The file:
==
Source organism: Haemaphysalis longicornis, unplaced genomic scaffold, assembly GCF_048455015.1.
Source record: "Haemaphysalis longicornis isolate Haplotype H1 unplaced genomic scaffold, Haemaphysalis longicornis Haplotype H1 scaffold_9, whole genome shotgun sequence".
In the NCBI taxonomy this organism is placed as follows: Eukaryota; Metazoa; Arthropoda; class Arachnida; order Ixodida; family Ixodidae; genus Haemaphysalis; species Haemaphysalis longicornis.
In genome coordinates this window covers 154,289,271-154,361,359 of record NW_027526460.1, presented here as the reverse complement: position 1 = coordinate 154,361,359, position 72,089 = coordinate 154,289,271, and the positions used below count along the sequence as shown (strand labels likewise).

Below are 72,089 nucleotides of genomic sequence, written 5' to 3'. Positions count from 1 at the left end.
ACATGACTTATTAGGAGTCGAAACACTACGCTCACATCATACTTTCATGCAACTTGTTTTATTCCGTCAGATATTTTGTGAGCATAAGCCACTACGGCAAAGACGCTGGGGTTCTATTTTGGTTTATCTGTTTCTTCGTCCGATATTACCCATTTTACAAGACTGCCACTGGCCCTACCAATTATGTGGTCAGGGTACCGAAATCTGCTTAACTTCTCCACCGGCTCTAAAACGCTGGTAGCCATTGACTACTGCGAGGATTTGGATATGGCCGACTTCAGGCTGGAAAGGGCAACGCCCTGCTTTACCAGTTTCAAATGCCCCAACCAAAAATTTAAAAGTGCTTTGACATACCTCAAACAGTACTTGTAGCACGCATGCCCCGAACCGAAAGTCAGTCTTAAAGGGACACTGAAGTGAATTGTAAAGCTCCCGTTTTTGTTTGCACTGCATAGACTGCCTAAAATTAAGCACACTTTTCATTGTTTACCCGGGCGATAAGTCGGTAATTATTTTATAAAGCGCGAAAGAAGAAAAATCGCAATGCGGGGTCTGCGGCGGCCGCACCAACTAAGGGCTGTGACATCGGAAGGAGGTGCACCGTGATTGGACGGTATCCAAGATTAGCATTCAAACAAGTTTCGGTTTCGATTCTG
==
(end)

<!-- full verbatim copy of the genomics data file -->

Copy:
Source organism: Haemaphysalis longicornis, unplaced genomic scaffold, assembly GCF_048455015.1.
Source record: "Haemaphysalis longicornis isolate Haplotype H1 unplaced genomic scaffold, Haemaphysalis longicornis Haplotype H1 scaffold_9, whole genome shotgun sequence".
In the NCBI taxonomy this organism is placed as follows: Eukaryota; Metazoa; Arthropoda; class Arachnida; order Ixodida; family Ixodidae; genus Haemaphysalis; species Haemaphysalis longicornis.
In genome coordinates this window covers 154,289,271-154,361,359 of record NW_027526460.1, presented here as the reverse complement: position 1 = coordinate 154,361,359, position 72,089 = coordinate 154,289,271, and the positions used below count along the sequence as shown (strand labels likewise).

Below are 72,089 nucleotides of genomic sequence, written 5' to 3'. Positions count from 1 at the left end.
ACATGACTTATTAGGAGTCGAAACACTACGCTCACATCATACTTTCATGCAACTTGTTTTATTCCGTCAGATATTTTGTGAGCATAAGCCACTACGGCAAAGACGCTGGGGTTCTATTTTGGTTTATCTGTTTCTTCGTCCGATATTACCCATTTTACAAGACTGCCACTGGCCCTACCAATTATGTGGTCAGGGTACCGAAATCTGCTTAACTTCTCCACCGGCTCTAAAACGCTGGTAGCCATTGACTACTGCGAGGATTTGGATATGGCCGACTTCAGGCTGGAAAGGGCAACGCCCTGCTTTACCAGTTTCAAATGCCCCAACCAAAAATTTAAAAGTGCTTTGACATACCTCAAACAGTACTTGTAGCACGCATGCCCCGAACCGAAAGTCAGTCTTAAAGGGACACTGAAGTGAATTGTAAAGCTCCCGTTTTTGTTTGCACTGCATAGACTGCCTAAAATTAAGCACACTTTTCATTGTTTACCCGGGCGATAAGTCGGTAATTATTTTATAAAGCGCGAAAGAAGAAAAATCGCAATGCGGGGTCTGCGGCGGCCGCACCAACTAAGGGCTGTGACATCGGAAGGAGGTGCACCGTGATTGGACGGTATCCAAGATTAGCATTCAAACAAGTTTCGGTTTCGATTCTG